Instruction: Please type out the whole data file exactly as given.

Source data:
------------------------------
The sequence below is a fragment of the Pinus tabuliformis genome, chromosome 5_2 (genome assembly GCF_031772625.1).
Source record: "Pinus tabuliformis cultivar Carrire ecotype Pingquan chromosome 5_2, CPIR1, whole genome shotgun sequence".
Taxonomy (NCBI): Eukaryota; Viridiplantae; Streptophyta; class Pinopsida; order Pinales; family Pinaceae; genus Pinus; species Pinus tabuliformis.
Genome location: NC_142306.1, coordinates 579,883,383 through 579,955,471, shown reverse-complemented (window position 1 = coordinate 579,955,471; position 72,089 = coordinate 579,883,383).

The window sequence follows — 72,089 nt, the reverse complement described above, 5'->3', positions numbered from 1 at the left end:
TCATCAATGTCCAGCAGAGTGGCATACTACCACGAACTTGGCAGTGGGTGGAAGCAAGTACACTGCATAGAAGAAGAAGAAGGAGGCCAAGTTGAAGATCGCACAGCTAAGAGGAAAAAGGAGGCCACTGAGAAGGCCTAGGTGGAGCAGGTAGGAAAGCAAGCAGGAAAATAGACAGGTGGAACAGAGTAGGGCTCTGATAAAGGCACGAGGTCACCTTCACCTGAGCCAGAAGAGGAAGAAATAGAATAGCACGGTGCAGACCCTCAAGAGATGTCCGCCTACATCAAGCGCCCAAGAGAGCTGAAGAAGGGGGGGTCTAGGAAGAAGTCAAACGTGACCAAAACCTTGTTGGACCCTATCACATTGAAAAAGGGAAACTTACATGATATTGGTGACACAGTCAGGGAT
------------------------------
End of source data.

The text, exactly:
The sequence below is a fragment of the Pinus tabuliformis genome, chromosome 5_2 (genome assembly GCF_031772625.1).
Source record: "Pinus tabuliformis cultivar Carrire ecotype Pingquan chromosome 5_2, CPIR1, whole genome shotgun sequence".
Taxonomy (NCBI): Eukaryota; Viridiplantae; Streptophyta; class Pinopsida; order Pinales; family Pinaceae; genus Pinus; species Pinus tabuliformis.
Genome location: NC_142306.1, coordinates 579,883,383 through 579,955,471, shown reverse-complemented (window position 1 = coordinate 579,955,471; position 72,089 = coordinate 579,883,383).

The window sequence follows — 72,089 nt, the reverse complement described above, 5'->3', positions numbered from 1 at the left end:
TCATCAATGTCCAGCAGAGTGGCATACTACCACGAACTTGGCAGTGGGTGGAAGCAAGTACACTGCATAGAAGAAGAAGAAGGAGGCCAAGTTGAAGATCGCACAGCTAAGAGGAAAAAGGAGGCCACTGAGAAGGCCTAGGTGGAGCAGGTAGGAAAGCAAGCAGGAAAATAGACAGGTGGAACAGAGTAGGGCTCTGATAAAGGCACGAGGTCACCTTCACCTGAGCCAGAAGAGGAAGAAATAGAATAGCACGGTGCAGACCCTCAAGAGATGTCCGCCTACATCAAGCGCCCAAGAGAGCTGAAGAAGGGGGGGTCTAGGAAGAAGTCAAACGTGACCAAAACCTTGTTGGACCCTATCACATTGAAAAAGGGAAACTTACATGATATTGGTGACACAGTCAGGGAT